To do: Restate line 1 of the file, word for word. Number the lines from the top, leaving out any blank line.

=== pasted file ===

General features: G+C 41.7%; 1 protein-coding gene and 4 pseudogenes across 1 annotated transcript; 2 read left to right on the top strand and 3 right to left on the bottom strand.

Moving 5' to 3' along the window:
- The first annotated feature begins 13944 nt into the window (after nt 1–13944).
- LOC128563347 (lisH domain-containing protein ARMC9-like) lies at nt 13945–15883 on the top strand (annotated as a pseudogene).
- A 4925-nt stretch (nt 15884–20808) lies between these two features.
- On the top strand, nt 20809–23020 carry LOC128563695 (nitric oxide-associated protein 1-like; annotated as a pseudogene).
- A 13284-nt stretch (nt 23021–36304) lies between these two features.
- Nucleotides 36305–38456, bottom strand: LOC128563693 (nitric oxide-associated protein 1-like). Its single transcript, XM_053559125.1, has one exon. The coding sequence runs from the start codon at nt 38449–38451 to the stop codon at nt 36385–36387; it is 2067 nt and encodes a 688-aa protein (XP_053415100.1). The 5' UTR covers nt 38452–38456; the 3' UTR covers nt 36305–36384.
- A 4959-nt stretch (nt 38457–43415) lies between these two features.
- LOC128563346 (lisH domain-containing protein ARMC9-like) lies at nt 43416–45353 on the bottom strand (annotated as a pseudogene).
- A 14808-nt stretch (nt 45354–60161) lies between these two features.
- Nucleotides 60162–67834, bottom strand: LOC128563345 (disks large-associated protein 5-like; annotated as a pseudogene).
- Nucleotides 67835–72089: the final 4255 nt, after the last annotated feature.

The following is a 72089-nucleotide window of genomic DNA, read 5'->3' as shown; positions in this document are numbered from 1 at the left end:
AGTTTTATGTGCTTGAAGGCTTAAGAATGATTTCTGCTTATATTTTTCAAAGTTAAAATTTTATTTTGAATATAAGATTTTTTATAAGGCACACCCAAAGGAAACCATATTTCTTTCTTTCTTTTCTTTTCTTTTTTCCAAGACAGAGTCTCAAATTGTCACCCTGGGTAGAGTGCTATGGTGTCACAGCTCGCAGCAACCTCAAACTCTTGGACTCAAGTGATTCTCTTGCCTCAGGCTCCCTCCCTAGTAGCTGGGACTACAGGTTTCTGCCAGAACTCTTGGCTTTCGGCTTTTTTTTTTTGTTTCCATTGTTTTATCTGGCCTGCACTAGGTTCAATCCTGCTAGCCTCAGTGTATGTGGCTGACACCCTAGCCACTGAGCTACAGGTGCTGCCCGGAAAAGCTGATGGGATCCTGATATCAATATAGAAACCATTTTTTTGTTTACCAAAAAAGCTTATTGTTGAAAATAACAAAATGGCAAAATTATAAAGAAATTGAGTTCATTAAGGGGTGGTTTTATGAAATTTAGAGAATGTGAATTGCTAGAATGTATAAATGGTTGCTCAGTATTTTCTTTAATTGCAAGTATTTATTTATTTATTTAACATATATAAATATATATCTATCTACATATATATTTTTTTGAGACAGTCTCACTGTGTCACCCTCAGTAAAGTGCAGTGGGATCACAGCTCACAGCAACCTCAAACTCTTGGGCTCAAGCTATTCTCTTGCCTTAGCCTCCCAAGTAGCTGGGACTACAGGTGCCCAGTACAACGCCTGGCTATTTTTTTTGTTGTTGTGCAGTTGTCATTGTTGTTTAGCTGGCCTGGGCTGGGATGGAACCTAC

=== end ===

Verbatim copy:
General features: G+C 41.7%; 1 protein-coding gene and 4 pseudogenes across 1 annotated transcript; 2 read left to right on the top strand and 3 right to left on the bottom strand.